ABC News
Galenika says Serbia well-supplied with drugs


BELGRADE, Jan 28 (Reuters) - State-run pharmaceuticals maker Galenika said on Friday Serbia's market was well-supplied and played down widespread expert warnings that its drugs were decreasingly efficient.

Yugoslavia was swept by a flu epidemic at the beginning of January and patients had said they could not buy antibiotics, vitamins or other drugs vital for the chronic patients.

Many local pharmacists and doctors have warned their patients that drugs currently produced in Yugoslavia lacked some of the key active components, which meant lower efficacy. They advised patients to purchase foreign brands instead.

"Rumours about low quality of our drugs are simply untrue. I can guarantee that Galenika implements a very strict internal quality control," head of Galenika Marija Krstajic said.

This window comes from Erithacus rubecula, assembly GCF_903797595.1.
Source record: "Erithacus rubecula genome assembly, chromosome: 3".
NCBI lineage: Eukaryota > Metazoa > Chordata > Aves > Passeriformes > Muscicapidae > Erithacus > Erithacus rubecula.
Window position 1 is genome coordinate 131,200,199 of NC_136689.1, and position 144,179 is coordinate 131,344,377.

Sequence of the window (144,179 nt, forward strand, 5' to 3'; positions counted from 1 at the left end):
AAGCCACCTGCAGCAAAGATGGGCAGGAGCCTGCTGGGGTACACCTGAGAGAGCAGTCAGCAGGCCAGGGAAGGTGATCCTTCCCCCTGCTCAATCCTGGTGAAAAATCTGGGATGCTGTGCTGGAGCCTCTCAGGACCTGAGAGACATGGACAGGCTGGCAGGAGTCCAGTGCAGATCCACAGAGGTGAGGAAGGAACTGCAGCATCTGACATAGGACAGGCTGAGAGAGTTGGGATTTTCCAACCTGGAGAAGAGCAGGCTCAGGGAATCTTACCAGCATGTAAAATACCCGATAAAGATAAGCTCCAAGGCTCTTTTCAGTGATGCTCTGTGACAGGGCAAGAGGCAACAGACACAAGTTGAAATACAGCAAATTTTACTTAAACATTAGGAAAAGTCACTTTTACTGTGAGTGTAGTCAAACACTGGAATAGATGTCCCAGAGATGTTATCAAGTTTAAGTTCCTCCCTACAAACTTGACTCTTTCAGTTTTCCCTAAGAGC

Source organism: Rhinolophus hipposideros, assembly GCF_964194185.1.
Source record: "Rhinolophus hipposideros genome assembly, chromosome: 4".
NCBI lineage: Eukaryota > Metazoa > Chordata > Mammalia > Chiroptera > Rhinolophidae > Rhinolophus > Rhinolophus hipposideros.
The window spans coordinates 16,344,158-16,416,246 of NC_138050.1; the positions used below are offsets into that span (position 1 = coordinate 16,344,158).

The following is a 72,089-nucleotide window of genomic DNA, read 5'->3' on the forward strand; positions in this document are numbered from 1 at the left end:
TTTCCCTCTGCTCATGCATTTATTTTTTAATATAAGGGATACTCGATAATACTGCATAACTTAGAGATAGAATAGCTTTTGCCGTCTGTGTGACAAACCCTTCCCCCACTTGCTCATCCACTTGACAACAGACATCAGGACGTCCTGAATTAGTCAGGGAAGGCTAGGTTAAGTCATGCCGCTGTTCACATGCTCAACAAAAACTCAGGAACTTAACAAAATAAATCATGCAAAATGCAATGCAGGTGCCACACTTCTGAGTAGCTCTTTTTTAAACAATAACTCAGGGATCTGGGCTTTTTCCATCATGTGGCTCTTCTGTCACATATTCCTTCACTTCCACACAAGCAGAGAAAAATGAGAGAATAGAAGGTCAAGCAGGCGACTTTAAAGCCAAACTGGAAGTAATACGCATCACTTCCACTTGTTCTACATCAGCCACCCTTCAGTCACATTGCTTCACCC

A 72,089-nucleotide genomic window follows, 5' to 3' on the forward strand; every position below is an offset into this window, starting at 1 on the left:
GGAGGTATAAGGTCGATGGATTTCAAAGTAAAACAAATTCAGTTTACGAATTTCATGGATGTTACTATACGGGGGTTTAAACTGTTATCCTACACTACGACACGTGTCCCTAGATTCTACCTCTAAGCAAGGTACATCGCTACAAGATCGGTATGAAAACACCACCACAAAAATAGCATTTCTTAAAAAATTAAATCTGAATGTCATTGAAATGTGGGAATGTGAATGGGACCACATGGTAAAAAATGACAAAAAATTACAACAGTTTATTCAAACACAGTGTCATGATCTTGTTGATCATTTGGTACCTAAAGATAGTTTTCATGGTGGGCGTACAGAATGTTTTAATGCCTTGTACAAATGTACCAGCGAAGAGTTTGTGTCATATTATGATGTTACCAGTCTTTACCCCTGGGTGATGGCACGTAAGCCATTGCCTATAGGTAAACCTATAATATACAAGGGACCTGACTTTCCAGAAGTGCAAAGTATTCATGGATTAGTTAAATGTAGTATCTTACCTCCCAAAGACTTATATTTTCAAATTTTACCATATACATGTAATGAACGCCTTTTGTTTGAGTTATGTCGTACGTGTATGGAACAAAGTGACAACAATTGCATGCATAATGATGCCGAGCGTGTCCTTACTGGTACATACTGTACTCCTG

At the height of the flu epidemics the state and its media said a lack of essential drugs was temporary because of a long New Year holiday season.

"This market normally consumes 300,000 packs of ampiciline per month. In the past 25 days, we have delivered more than 250,000 packs of all kinds of ampicilines," Krstajic told a news conference.

"There is no need to panic because the government has done its best to have enough drugs on the market," she said inviting journalists to visit production facilities.

Serbia reinstated Galenika in February 1999, after forcibly taking over the plant, the majority of which belonged to U.S. ICN Pharmaceuticals (ICN.N).

The plain-clothes police helped the takeover, after a local court ruled that the former majority owner suddenly held only 35 instead of a 75 percent stake.

Krstajic insisted the takeover did not damage the company's ties with foreign partners who, she said, had continued to deliver various components for the medicaments.

"We countinued cooperation with Roche (ROCZg.S) and Bristol Myers (BMY.N). We expect (to sign) a contract with Bristol in February for three new drugs that Galenika had not produced before," Krstajic said.